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The generation of diesel exhaust particle aerosols from a bulk source in an aerodynamic size range similar to atmospheric particles.

Cooney DJ, Hickey AJ - Int J Nanomedicine (2008)

Bottom Line: Inertial impaction data indicated that the particle size distributions of the generated aerosols were trimodal, with count median aerodynamic diameters less than 100 nm.Scanning electron microscopy of deposited particles showed tightly aggregated particles, as would be expected from an evaporative process.Chemical analysis indicated that there were no major changes in the mass proportion of 2 specific aromatic hydrocarbons (benzo[a]pyrene and benzo[k]fluoranthene) in the particles resulting from the aerosolization process.

View Article: PubMed Central - PubMed

Affiliation: Department of Biomedical Engineering, University of North Carolina, Chapel Hill, NC, USA. cooneyinsf@gmail.com

ABSTRACT
The influence of diesel exhaust particles (DEP) on the lungs and heart is currently a topic of great interest in inhalation toxicology. Epidemiological data and animal studies have implicated airborne particulate matter and DEP in increased morbidity and mortality due to a number of cardiopulmonary diseases including asthma, chronic obstructive pulmonary disorder, and lung cancer. The pathogeneses of these diseases are being studied using animal models and cell culture techniques. Real-time exposures to freshly combusted diesel fuel are complex and require significant infrastructure including engine operations, dilution air, and monitoring and control of gases. A method of generating DEP aerosols from a bulk source in an aerodynamic size range similar to atmospheric DEP would be a desirable and useful alternative. Metered dose inhaler technology was adopted to generate aerosols from suspensions of DEP in the propellant hydrofluoroalkane 134a. Inertial impaction data indicated that the particle size distributions of the generated aerosols were trimodal, with count median aerodynamic diameters less than 100 nm. Scanning electron microscopy of deposited particles showed tightly aggregated particles, as would be expected from an evaporative process. Chemical analysis indicated that there were no major changes in the mass proportion of 2 specific aromatic hydrocarbons (benzo[a]pyrene and benzo[k]fluoranthene) in the particles resulting from the aerosolization process.

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Related in: MedlinePlus

Scanning electron micrographs of diesel exhaust particles in bulk at (a) 1000X and (b) 10000X.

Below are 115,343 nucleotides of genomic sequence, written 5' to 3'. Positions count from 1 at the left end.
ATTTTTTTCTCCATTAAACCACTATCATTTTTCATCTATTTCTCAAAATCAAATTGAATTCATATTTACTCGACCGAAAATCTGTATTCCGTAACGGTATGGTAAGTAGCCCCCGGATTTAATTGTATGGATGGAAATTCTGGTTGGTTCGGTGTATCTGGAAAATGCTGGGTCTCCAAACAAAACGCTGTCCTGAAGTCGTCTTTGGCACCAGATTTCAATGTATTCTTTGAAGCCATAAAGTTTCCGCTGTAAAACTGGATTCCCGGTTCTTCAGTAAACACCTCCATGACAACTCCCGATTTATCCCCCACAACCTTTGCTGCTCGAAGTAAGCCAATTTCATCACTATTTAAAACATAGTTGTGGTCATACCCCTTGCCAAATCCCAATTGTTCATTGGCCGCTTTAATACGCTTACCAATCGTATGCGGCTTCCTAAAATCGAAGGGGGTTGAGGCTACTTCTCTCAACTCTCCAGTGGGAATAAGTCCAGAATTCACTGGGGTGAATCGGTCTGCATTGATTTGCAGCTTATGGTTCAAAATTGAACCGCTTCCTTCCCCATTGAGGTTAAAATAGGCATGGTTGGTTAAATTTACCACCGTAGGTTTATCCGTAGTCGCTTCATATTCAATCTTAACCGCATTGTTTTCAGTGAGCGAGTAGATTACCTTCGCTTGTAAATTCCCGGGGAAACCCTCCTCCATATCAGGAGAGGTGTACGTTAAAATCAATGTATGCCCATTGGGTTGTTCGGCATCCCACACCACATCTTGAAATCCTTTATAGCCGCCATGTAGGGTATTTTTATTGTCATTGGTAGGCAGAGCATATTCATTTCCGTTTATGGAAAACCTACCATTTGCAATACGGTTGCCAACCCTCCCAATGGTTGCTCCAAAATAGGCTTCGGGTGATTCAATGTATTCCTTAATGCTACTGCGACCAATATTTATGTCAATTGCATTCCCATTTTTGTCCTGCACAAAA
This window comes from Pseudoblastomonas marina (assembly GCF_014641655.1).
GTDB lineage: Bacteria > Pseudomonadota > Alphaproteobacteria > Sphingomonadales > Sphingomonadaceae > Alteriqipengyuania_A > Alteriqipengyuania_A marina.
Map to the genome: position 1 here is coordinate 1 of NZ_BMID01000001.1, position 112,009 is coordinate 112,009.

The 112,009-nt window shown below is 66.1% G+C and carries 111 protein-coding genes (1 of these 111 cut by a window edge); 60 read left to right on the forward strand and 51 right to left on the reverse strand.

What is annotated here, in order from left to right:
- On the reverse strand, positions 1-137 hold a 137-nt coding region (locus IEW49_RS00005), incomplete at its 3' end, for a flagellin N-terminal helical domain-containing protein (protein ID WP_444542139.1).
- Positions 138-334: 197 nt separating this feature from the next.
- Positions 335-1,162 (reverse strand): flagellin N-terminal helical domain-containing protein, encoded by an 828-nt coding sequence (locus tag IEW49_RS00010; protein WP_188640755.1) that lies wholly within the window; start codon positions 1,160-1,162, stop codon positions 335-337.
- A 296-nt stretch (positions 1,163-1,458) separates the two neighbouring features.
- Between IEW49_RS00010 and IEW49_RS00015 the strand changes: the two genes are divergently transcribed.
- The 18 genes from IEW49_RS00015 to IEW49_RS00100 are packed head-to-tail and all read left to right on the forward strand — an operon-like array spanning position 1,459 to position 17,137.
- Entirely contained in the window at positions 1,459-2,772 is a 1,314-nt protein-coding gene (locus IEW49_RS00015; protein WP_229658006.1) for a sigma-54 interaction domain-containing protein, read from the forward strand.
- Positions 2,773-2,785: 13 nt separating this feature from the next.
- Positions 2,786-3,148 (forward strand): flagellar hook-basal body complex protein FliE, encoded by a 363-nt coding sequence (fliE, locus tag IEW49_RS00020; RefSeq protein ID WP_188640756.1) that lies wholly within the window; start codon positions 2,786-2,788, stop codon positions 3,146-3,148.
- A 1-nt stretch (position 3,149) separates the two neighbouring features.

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f6-ijn-3-435: Scanning electron micrographs of diesel exhaust particles in bulk at (a) 1000X and (b) 10000X.

Mentions: SEM images of DEP can be seen in Figure 6. The particles were highly aggregated. The primary particles are not distinct, but give the powders a fluffy appearance. SEM images of DEP deposited from a 1.0 mg/g suspension on stages 3–6 of the NVCI (60 L/min) are shown in Figure 7 (particles from the other concentrations looked very similar and are not shown). The particles appear to be roughly spherical aggregates with diameters dependant on the stage on which they deposited. As with the bulk powder, the primary particles in the aggregates cannot be distinguished, but give a fluffy appearance. Images of DEP deposited from a 1.0 mg/g suspension on stage 2 of the ELPI are shown in Figure 8 (particles deposited on stages 1 and 3, and from the other concentrations looked very similar and are not shown). The particles on this stage of the ELPI (32 nm cutoff) are generally smaller and with a wider range of sizes and shapes, than those seen in the lowest stage of the NVCI (200 nm cutoff for stage 6). The physical diameters of the DEP deposited on stage 2 of the ELPI varies from <50 nm to ~1 μm, which is much larger than the aerodynamic diameter range corresponding to that stage (32–51 nm). This discrepancy may be due to the aggregation of multiple aerosol particles after deposition, but it is impossible to make that determination. It is also possible that a low density and nonspherical shape gave the particles an aerodynamic diameter much smaller than their physical diameter, although it is unlikely that a particle with a physical dimension of 1 μm had an aerodynamic diameter 20-fold less. Poor impactor efficiency and/or reintrainment of particles from the upper stages may have also contributed to the deposition of large particles on this stage.